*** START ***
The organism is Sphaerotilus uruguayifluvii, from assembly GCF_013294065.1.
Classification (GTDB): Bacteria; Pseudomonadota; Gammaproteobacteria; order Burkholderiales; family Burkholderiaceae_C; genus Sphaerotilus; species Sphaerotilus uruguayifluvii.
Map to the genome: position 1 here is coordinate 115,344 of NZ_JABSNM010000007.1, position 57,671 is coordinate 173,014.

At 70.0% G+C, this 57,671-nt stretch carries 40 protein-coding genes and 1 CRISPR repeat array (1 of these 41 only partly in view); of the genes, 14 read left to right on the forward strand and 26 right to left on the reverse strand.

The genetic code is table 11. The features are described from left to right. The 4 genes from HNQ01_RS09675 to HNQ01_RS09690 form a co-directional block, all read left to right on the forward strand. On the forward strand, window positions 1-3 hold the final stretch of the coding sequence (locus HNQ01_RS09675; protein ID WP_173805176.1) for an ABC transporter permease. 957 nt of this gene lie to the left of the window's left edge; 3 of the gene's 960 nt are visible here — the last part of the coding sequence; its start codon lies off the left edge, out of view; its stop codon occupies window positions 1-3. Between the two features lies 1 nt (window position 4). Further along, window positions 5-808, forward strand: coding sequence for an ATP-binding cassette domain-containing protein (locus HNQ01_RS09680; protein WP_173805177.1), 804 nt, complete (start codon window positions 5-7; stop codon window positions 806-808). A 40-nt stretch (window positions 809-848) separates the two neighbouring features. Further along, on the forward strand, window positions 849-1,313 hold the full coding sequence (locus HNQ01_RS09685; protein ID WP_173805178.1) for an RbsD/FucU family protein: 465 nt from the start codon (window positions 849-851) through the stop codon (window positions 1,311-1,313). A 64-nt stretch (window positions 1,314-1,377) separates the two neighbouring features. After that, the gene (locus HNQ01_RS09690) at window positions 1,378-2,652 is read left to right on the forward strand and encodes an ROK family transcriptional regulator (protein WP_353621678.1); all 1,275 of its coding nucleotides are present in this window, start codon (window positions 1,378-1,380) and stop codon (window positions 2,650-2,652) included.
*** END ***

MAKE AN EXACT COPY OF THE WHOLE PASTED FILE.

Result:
The organism is Sphaerotilus uruguayifluvii, from assembly GCF_013294065.1.
Classification (GTDB): Bacteria; Pseudomonadota; Gammaproteobacteria; order Burkholderiales; family Burkholderiaceae_C; genus Sphaerotilus; species Sphaerotilus uruguayifluvii.
Map to the genome: position 1 here is coordinate 115,344 of NZ_JABSNM010000007.1, position 57,671 is coordinate 173,014.

At 70.0% G+C, this 57,671-nt stretch carries 40 protein-coding genes and 1 CRISPR repeat array (1 of these 41 only partly in view); of the genes, 14 read left to right on the forward strand and 26 right to left on the reverse strand.

The genetic code is table 11. The features are described from left to right. The 4 genes from HNQ01_RS09675 to HNQ01_RS09690 form a co-directional block, all read left to right on the forward strand. On the forward strand, window positions 1-3 hold the final stretch of the coding sequence (locus HNQ01_RS09675; protein ID WP_173805176.1) for an ABC transporter permease. 957 nt of this gene lie to the left of the window's left edge; 3 of the gene's 960 nt are visible here — the last part of the coding sequence; its start codon lies off the left edge, out of view; its stop codon occupies window positions 1-3. Between the two features lies 1 nt (window position 4). Further along, window positions 5-808, forward strand: coding sequence for an ATP-binding cassette domain-containing protein (locus HNQ01_RS09680; protein WP_173805177.1), 804 nt, complete (start codon window positions 5-7; stop codon window positions 806-808). A 40-nt stretch (window positions 809-848) separates the two neighbouring features. Further along, on the forward strand, window positions 849-1,313 hold the full coding sequence (locus HNQ01_RS09685; protein ID WP_173805178.1) for an RbsD/FucU family protein: 465 nt from the start codon (window positions 849-851) through the stop codon (window positions 1,311-1,313). A 64-nt stretch (window positions 1,314-1,377) separates the two neighbouring features. After that, the gene (locus HNQ01_RS09690) at window positions 1,378-2,652 is read left to right on the forward strand and encodes an ROK family transcriptional regulator (protein WP_353621678.1); all 1,275 of its coding nucleotides are present in this window, start codon (window positions 1,378-1,380) and stop codon (window positions 2,650-2,652) included.